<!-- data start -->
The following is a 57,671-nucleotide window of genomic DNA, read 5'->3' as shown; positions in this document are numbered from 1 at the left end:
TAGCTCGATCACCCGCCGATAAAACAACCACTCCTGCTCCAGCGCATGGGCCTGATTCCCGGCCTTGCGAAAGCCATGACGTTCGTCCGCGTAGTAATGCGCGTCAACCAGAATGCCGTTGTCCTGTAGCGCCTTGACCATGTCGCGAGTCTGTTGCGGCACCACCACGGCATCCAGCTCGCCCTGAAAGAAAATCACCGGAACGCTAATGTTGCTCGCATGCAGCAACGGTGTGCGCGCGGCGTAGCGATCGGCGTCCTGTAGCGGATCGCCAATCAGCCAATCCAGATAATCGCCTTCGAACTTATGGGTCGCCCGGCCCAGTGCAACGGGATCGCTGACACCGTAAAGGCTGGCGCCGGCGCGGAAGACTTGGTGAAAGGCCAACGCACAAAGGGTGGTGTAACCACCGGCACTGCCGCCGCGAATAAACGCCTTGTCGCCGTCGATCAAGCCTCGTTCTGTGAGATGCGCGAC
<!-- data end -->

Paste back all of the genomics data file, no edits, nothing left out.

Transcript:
The following is a 57,671-nucleotide window of genomic DNA, read 5'->3' as shown; positions in this document are numbered from 1 at the left end:
TAGCTCGATCACCCGCCGATAAAACAACCACTCCTGCTCCAGCGCATGGGCCTGATTCCCGGCCTTGCGAAAGCCATGACGTTCGTCCGCGTAGTAATGCGCGTCAACCAGAATGCCGTTGTCCTGTAGCGCCTTGACCATGTCGCGAGTCTGTTGCGGCACCACCACGGCATCCAGCTCGCCCTGAAAGAAAATCACCGGAACGCTAATGTTGCTCGCATGCAGCAACGGTGTGCGCGCGGCGTAGCGATCGGCGTCCTGTAGCGGATCGCCAATCAGCCAATCCAGATAATCGCCTTCGAACTTATGGGTCGCCCGGCCCAGTGCAACGGGATCGCTGACACCGTAAAGGCTGGCGCCGGCGCGGAAGACTTGGTGAAAGGCCAACGCACAAAGGGTGGTGTAACCACCGGCACTGCCGCCGCGAATAAACGCCTTGTCGCCGTCGATCAAGCCTCGTTCTGTGAGATGCGCGAC